The junket sector in the Macau gaming market is currently in a different cycle compared with the gaming slump last seen in 2014 and 2015, as now the disruption “appears to be only seen on the supply side” because of China’s ongoing capital controls and scrutiny efforts, says Goldman Sachs (Asia) LLC. The institution said however that there was no “structural issue and/or substitutes” for land-based gaming in the medium term.
“We do not believe the current cycle is as severe as the one in 2014-15 when the anti-graft campaigns by the Chinese government affected both gaming demand (i.e., removal of grey income) and supply (i.e., credit crunch in a fragmented, highly leveraged junket system),” Goldman Sachs’ analysts Simon Cheung, Henry Chow and Alpha Wang wrote in a Monday note on gaming in the Asia-Pacific region. They noted that during the 2014-2015 gaming slump, both the demand and supply in the VIP and mass-market of Macau had been “hit hard” amid China’s anti-graft initiatives.
“This time around, the impact is mostly on the supply side, as greater difficulty in transferring money offshore by Chinese agents/players will likely result in junkets turning more cautious on credit extensions, with some already contemplating diversifying and changing their business model (e.g., Tak Chun acquired an equity stake in Macau Legend which owns three casinos in Macau),” added the Goldman Sachs team.
The analysts noted that the junket system in Macau is now “much more concentrated,” as the “top four players” account for about “80 percent” of the aggregate junket rolling volume in the market, with each of them being “much stronger financially.” According to the report, in the 2014-2015 period Macau’s junket market was “highly leveraged financially and much more fragmented,” and was in a “weaker financial position” and “more vulnerable to a market downturn.”
“As far as demand is concerned, while certain players may hold off their gambling trips near term until the situation stabilises, in view of the crackdown [in China] of illegal gambling activities and the introduction of a ‘banned player list’, we do not see any structural issue and/or substitutes for brick-and-mortar gambling in the medium term,” the analysts wrote.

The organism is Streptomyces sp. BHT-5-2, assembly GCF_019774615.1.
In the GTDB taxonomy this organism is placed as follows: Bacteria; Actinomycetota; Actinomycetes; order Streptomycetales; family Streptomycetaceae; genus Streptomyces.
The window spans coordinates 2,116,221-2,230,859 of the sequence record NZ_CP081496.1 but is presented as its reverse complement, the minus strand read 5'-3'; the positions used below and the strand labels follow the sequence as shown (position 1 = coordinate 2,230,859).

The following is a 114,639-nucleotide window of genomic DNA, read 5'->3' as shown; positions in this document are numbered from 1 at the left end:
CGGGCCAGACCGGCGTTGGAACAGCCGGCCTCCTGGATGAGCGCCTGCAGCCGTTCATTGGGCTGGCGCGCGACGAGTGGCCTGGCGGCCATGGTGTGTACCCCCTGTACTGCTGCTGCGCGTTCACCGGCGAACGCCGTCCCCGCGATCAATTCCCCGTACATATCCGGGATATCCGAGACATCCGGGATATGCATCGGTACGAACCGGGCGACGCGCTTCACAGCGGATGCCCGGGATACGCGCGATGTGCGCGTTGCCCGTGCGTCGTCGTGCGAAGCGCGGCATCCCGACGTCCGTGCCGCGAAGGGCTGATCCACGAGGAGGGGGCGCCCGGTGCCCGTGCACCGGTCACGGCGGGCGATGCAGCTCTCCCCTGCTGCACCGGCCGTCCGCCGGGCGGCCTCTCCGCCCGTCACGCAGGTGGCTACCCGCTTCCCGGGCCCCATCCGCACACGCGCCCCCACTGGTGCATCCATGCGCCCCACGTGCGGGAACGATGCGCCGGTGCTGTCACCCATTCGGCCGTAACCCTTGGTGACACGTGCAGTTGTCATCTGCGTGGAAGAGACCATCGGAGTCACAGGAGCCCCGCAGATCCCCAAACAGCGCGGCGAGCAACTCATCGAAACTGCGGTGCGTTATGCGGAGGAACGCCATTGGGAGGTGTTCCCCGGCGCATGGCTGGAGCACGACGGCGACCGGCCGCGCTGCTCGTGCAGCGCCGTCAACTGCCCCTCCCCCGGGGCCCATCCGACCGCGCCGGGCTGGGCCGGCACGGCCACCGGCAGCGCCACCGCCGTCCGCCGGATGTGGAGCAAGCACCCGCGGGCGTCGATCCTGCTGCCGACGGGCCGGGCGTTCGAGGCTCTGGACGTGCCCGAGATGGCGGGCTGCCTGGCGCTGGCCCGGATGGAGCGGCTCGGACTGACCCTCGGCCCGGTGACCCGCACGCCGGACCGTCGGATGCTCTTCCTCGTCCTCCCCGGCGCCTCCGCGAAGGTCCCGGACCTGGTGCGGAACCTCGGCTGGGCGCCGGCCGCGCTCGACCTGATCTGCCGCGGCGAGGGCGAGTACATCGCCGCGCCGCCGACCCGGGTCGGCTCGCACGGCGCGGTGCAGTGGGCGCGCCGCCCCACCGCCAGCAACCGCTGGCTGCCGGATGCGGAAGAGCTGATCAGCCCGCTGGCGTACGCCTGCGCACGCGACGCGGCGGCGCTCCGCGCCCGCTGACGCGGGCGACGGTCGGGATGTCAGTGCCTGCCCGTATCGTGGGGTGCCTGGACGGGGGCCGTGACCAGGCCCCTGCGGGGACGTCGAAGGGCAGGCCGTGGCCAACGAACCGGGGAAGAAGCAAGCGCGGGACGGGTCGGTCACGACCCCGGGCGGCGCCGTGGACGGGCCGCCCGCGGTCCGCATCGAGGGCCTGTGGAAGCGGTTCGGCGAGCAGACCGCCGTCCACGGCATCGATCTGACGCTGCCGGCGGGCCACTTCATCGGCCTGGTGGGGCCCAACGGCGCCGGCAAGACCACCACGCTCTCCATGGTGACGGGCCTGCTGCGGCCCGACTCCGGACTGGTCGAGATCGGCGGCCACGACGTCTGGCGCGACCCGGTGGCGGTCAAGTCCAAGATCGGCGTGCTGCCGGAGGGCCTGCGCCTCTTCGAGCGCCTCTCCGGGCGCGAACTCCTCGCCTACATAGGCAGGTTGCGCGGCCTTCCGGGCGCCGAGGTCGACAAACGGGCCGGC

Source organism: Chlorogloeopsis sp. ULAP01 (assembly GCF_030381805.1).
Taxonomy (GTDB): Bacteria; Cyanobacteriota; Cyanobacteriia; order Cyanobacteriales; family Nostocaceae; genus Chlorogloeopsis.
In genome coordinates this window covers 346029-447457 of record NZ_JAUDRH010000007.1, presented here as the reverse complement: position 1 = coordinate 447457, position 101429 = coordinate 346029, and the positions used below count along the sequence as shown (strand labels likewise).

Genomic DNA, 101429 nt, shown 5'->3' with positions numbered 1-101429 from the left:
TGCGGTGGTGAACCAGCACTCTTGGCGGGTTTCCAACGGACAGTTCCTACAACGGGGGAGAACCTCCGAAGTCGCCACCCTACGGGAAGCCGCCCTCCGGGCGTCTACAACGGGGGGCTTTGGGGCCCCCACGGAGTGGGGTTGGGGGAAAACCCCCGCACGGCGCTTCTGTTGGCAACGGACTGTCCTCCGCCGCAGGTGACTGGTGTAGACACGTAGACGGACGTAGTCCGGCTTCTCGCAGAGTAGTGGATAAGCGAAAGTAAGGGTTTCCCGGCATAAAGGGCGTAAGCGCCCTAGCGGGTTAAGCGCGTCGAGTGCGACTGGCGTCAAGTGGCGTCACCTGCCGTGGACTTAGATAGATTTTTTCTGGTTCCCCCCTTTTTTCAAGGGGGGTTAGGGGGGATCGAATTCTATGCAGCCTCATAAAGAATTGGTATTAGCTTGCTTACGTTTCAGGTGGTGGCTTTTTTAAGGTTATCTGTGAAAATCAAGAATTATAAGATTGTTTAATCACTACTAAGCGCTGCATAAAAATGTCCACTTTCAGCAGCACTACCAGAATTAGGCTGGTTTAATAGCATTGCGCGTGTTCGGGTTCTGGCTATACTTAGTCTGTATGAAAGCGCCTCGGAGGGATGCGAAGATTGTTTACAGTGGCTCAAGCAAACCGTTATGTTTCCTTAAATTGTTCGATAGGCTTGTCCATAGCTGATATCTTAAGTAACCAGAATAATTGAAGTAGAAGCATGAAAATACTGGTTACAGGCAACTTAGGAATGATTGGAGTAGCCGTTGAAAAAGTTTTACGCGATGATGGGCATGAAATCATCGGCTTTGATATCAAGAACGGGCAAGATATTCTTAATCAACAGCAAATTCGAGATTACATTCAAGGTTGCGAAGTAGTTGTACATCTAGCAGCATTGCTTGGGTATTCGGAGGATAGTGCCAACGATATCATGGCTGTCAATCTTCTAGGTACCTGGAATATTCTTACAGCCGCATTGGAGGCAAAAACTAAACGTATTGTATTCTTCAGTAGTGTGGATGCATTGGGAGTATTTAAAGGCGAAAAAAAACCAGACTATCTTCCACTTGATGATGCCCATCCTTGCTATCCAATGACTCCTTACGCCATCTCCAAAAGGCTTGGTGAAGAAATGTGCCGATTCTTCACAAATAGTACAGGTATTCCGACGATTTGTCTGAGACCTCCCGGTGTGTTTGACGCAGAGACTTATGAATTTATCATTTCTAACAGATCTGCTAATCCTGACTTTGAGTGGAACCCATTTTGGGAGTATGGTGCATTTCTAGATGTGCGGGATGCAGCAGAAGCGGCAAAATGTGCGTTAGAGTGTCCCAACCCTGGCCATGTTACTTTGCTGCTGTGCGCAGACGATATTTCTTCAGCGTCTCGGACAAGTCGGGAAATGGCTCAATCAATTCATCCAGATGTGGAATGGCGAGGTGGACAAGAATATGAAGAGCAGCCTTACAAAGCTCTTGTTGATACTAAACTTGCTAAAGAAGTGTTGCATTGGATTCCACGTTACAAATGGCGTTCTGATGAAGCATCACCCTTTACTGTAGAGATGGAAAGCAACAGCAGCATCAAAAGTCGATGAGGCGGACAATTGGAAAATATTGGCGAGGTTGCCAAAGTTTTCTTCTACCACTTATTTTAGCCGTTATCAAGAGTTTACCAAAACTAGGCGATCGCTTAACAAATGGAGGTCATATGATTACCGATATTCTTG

The report noted that VIP gaming – with “half” of their rolling volume driven by credit play – represents “33 percent” of Macau’s industry gross gaming revenue (GGR) and circa “9 percent” of its earnings before interest, taxation, amortisation and depreciation (EBITDA). The analysts estimated that in the event that “all credit play” was eliminated, that would only cut Macau industry GGR and EBITDA by 17 percent and 4 percent, respectively.
The Goldman Sachs team also said it believed Asia’s gaming markets could “grow more steadily” amid China’s ongoing capital control, being driven “predominantly by cash plays”.
The institution said additionally it remained “more constructive” on the outlook for the mass-market segment, as casinos’ direct VIP or premium mass segments could become a preferred choice for certain gamblers if “credit extension becomes less available.” It also suggested that the “secular” growth in the grind mass-market segment should remain intact as China’s capital outflow restrictions were likely not affecting this group of players, who spend on average only CNY5,000 (US$736) to CNY6,000 per trip.
The Goldman Sachs team said it expected Asia’s gaming markets to “fully recover” by 2022, achieving an aggregate GGR of US$53 billion in 2021, and growing to US$63 billion in 2022 – the latter similar to levels seen in 2019. “We expect a continued revenue mix shift toward the mass market, whose contribution should rise to 65 percent by 2022 (versus 59 percent in 2019),” stated the analysts.
Among the different gaming jurisdictions in Asia, those that generate more of their gaming revenue domestically – such as Malaysia and the Philippines – could likely experience a faster recovery; while those markets more reliant on Chinese VIPs “may take longer”, added the analysts.
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